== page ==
We recommend that a new governor reconstitute the Board of Regents and remove Mr. Ojakian. The Oversight Committee, created by the original legislation to guide the 2012 consolidation of the Community Colleges with the State Universities, could be revived and reformed by a new governor. Community advocates, supporters, Regional Advisory Council Foundation board members, and geographical representation from each region, working with faculty, staff, and college leaders, higher education and accreditation experts, could oversee the rebuilding of a resourceful, resilient, relevant and cost-effective organization that would truly put students first.
A new governor will have many challenges. Connecticut lags its neighbors in nearly every economic indicator. Connecticut ranked last in economic performance in “Rich States, Poor States,” according to Don Klepper-Smith, in the Hartford Courant, April 28, 2018. The unemployment rate is currently 4.5 percent while our neighbors are at 3.9 percent. The U.S. Commerce Department ranked Connecticut 49th in economic growth, and the Connecticut Department of Labor reported the second month of job losses in April.
“It’s not a Northeast thing,” according to Peter Goia of the Connecticut Business and Industry Association. “It’s a Connecticut thing.” (Hartford Courant, May 17, 2018.)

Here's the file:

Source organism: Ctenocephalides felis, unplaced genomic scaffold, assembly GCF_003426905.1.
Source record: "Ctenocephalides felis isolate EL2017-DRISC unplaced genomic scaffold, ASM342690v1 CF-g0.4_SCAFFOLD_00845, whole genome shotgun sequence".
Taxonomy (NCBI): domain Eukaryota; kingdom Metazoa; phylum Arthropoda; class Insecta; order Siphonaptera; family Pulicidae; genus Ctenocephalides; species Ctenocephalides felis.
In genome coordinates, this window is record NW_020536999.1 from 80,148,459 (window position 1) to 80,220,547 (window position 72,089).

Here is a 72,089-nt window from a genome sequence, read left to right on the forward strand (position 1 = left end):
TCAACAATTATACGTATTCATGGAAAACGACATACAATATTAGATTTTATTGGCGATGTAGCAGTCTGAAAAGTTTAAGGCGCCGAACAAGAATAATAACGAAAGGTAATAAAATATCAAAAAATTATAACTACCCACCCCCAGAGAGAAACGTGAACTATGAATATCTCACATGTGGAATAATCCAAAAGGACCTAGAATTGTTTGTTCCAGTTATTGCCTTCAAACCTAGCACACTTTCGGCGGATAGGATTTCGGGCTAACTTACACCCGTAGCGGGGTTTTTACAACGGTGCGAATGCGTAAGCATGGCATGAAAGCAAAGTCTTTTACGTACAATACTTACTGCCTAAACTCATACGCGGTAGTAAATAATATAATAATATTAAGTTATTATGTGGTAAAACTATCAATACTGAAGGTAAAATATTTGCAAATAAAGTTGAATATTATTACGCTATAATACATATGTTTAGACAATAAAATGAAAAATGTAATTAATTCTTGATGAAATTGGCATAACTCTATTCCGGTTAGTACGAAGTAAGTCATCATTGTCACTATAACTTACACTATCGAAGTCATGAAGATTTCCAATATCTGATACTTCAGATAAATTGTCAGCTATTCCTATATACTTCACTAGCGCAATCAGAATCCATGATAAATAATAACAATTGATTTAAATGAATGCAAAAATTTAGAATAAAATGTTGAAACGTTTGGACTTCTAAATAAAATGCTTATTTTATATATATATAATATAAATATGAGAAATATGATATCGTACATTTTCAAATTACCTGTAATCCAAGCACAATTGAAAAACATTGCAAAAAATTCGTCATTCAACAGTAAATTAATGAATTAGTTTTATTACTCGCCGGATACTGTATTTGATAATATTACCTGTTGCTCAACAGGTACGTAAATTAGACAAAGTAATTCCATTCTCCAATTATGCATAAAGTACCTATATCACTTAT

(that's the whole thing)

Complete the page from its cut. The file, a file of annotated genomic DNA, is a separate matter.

Several of the state’s largest employers and wealthiest citizens have fled high tax rates and an unfriendly business environment. Our largest cities are impoverished, financially troubled with troubled schools. Connecticut has the largest achievement gap in the nation between its white and minority students. These challenges are what a new governor will know for sure. What he or she may not know is that community colleges offer a solution to many of these challenges.
They provide accessible, affordable higher education to over 50 percent of the state’s undergraduates, and nearly two-thirds of the minority undergraduates in public higher education. But they need investment, not obliteration.
Since 2008, state investment in higher education has declined drastically and undermined the ability of community colleges to fulfill their mission of affordable access. They have had to increase tuition and limit services and programs that offer improved job opportunities and a better quality of life for students and their families.
Without workforce talent, Connecticut will never attract and retain business investment and jobs. Connecticut students deserve leaders who understand and value public higher education – that’s for sure.
For the Connecticut Community College Round Table:
Robert Miller, President Emeritus Quinebaug Valley Community College
Dianne Williams, President Emerita, Quinebaug Valley Community College
Jonathan Daube, President Emeritus, Manchester Community College
Grace S. Jones, President Emerita, Three Rivers Community College
Booker DeVaughn, President Emeritus, Northwestern Connecticut Community College
Barbara Douglass, President Emerita, Northwestern Connecticut Community College